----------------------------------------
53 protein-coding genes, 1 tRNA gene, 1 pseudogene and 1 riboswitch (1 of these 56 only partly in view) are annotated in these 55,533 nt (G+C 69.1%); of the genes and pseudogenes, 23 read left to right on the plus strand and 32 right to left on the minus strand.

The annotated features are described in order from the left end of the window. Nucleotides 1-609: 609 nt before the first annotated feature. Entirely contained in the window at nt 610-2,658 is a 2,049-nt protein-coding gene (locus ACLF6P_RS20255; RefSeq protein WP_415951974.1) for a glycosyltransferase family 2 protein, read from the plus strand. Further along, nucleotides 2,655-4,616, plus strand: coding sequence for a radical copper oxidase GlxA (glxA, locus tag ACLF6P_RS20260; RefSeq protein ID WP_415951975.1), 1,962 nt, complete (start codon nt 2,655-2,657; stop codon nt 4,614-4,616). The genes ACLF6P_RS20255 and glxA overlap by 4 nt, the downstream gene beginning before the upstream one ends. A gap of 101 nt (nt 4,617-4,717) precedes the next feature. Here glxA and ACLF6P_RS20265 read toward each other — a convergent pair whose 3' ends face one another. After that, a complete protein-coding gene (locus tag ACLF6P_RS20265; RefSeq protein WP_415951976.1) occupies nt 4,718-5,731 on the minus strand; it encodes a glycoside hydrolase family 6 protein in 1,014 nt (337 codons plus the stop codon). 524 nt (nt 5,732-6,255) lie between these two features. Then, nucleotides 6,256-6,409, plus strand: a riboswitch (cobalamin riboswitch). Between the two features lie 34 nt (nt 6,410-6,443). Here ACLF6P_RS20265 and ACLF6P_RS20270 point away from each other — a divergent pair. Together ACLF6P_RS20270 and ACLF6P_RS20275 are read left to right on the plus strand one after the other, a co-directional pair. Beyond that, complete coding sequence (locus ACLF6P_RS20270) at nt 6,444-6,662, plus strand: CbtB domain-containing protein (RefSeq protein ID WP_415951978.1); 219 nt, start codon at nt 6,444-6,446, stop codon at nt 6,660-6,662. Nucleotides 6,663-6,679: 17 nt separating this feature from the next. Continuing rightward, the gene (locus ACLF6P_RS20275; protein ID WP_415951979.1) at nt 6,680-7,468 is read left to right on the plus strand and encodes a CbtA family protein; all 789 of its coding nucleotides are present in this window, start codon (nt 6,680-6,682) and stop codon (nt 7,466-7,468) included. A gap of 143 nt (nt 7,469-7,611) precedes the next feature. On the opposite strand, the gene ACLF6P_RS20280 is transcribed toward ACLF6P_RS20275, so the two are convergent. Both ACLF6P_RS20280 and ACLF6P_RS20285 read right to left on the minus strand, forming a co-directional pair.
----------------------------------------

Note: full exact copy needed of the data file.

53 protein-coding genes, 1 tRNA gene, 1 pseudogene and 1 riboswitch (1 of these 56 only partly in view) are annotated in these 55,533 nt (G+C 69.1%); of the genes and pseudogenes, 23 read left to right on the plus strand and 32 right to left on the minus strand.

The annotated features are described in order from the left end of the window. Nucleotides 1-609: 609 nt before the first annotated feature. Entirely contained in the window at nt 610-2,658 is a 2,049-nt protein-coding gene (locus ACLF6P_RS20255; RefSeq protein WP_415951974.1) for a glycosyltransferase family 2 protein, read from the plus strand. Further along, nucleotides 2,655-4,616, plus strand: coding sequence for a radical copper oxidase GlxA (glxA, locus tag ACLF6P_RS20260; RefSeq protein ID WP_415951975.1), 1,962 nt, complete (start codon nt 2,655-2,657; stop codon nt 4,614-4,616). The genes ACLF6P_RS20255 and glxA overlap by 4 nt, the downstream gene beginning before the upstream one ends. A gap of 101 nt (nt 4,617-4,717) precedes the next feature. Here glxA and ACLF6P_RS20265 read toward each other — a convergent pair whose 3' ends face one another. After that, a complete protein-coding gene (locus tag ACLF6P_RS20265; RefSeq protein WP_415951976.1) occupies nt 4,718-5,731 on the minus strand; it encodes a glycoside hydrolase family 6 protein in 1,014 nt (337 codons plus the stop codon). 524 nt (nt 5,732-6,255) lie between these two features. Then, nucleotides 6,256-6,409, plus strand: a riboswitch (cobalamin riboswitch). Between the two features lie 34 nt (nt 6,410-6,443). Here ACLF6P_RS20265 and ACLF6P_RS20270 point away from each other — a divergent pair. Together ACLF6P_RS20270 and ACLF6P_RS20275 are read left to right on the plus strand one after the other, a co-directional pair. Beyond that, complete coding sequence (locus ACLF6P_RS20270) at nt 6,444-6,662, plus strand: CbtB domain-containing protein (RefSeq protein ID WP_415951978.1); 219 nt, start codon at nt 6,444-6,446, stop codon at nt 6,660-6,662. Nucleotides 6,663-6,679: 17 nt separating this feature from the next. Continuing rightward, the gene (locus ACLF6P_RS20275; protein ID WP_415951979.1) at nt 6,680-7,468 is read left to right on the plus strand and encodes a CbtA family protein; all 789 of its coding nucleotides are present in this window, start codon (nt 6,680-6,682) and stop codon (nt 7,466-7,468) included. A gap of 143 nt (nt 7,469-7,611) precedes the next feature. On the opposite strand, the gene ACLF6P_RS20280 is transcribed toward ACLF6P_RS20275, so the two are convergent. Both ACLF6P_RS20280 and ACLF6P_RS20285 read right to left on the minus strand, forming a co-directional pair.